“Children are not well served by the law as it now reads,” he said. “We haven’t done enough to make rides safe, and we should do more.”
Lawsuits Filed After Deadly Amusement Park Accidents
The Sand Blaster roller coaster partially derailed, causing two passengers to fall 34 feet.
In addition to the tens of thousands of injuries that occur every year, there are a handful of unfortunate accidents that result in fatalities, further underscoring the need for stricter safety regulations.
Attorney Matt Morgan is representing five victims in the Daytona Beach Sand Blaster accident. On June 14, 2018, nine people were injured when the roller coaster partially derailed, causing two passengers to fall 34 feet while others waited to be rescued. The ride had allegedly failed inspections prior to the accident because of excessive corrosion and other safety hazards.
Excessive corrosion also played a role in the 2017 Fire Ball accident at the Ohio State Fair. A gondola from the ride detached and hit a metal support beam. One patron died, and seven were injured.
In 2016, the Verruckt water slide in Kansas City’s Schlitterbahn Waterpark, said to be the tallest in the world, closed permanently after a tragic accident. A 10-year-old boy was decapitated when his raft went airborne and hit a metal bar, killing him. The boy’s family received a $20 million settlement from the ride’s owners and manufacturers.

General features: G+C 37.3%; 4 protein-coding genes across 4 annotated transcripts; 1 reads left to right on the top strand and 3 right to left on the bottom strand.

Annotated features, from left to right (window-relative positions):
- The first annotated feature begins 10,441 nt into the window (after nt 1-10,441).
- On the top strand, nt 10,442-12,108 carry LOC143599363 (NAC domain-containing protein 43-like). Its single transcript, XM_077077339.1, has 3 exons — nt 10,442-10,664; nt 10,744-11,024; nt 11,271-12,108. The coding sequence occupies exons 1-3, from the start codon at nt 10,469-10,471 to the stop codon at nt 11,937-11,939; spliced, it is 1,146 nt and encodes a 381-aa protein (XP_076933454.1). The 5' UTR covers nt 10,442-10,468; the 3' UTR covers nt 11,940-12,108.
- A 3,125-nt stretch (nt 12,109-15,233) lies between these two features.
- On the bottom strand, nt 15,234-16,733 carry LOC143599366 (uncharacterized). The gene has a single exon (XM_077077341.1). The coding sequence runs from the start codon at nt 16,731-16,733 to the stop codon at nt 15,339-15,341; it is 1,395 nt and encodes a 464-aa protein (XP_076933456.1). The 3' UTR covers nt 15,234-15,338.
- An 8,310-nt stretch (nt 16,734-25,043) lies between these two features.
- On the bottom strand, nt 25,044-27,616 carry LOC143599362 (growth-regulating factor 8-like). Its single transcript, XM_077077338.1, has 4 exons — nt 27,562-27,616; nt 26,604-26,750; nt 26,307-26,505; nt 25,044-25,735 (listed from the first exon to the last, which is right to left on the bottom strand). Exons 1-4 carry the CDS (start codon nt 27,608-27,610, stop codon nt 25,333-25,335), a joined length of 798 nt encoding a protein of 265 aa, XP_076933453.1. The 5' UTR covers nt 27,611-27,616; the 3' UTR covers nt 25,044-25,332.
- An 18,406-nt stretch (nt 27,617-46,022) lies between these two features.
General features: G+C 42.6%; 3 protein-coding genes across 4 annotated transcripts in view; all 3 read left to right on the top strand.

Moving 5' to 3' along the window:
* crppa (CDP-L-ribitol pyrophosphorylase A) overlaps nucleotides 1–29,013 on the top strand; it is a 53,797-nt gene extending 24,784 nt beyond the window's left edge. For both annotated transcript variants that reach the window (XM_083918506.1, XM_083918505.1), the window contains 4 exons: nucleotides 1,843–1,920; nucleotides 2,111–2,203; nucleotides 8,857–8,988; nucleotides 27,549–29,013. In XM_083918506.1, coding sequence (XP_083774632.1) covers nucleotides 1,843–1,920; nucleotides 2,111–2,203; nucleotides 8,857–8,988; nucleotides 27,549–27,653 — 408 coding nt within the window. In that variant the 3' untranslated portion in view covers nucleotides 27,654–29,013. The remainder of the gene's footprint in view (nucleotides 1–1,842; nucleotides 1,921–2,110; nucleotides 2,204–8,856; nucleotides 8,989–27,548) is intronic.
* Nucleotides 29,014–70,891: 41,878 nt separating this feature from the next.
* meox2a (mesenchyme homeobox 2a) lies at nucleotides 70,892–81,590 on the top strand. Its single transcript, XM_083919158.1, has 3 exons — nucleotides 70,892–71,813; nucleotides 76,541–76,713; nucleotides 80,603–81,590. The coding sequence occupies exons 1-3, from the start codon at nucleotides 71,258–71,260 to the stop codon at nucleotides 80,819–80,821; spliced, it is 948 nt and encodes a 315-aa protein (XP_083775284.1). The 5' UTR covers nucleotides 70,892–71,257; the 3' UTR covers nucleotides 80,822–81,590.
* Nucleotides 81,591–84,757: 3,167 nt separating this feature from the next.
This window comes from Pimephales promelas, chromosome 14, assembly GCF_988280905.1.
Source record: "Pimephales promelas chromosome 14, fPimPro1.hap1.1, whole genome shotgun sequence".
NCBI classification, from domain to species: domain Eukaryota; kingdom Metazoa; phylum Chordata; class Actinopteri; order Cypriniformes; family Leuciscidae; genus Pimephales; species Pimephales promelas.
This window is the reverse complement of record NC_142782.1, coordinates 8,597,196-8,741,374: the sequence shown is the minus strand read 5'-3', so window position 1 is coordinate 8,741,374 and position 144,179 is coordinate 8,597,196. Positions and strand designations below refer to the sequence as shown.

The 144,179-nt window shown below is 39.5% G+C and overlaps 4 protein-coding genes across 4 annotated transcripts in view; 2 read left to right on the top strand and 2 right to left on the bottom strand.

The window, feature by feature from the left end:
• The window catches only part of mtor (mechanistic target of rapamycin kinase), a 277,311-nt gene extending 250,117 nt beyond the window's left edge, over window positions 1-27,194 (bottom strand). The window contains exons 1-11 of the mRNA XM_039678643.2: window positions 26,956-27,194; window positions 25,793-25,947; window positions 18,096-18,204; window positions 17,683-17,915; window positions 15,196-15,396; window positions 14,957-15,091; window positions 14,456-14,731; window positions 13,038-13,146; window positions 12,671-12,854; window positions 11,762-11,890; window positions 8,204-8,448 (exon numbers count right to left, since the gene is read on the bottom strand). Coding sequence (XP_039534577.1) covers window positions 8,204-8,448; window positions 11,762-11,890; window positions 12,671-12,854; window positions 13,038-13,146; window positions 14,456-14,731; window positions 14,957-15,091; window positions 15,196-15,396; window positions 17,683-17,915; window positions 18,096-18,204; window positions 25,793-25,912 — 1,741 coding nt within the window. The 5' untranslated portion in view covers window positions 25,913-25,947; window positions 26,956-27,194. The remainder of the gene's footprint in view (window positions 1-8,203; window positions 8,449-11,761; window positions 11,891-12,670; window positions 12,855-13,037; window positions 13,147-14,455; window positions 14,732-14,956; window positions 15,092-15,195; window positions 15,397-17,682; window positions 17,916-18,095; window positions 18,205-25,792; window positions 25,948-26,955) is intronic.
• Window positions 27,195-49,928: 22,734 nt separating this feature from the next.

Who Can Be Held Liable for Amusement Park Injuries?
Injured patrons may be eligible to file personal injury claims against one or more of the following parties associated with the amusement park attraction:
- Amusement park owners
- Ride operators
If any of these parties are found to be at fault for the patron’s injury, victims may be able to recover compensation for pain and suffering, medical bills, lost wages (past and future), and other damages.
Injured on an Amusement Park Attraction? Contact Our Lawyers Today
Although amusement park attractions are supposed to appear dangerous to deliver a thrill, they shouldn’t actually be dangerous and send patrons to the hospital.
If you or a loved one was injured by an amusement or water park attraction, you may be eligible for compensation. Contact us today for a free, no-obligation legal review.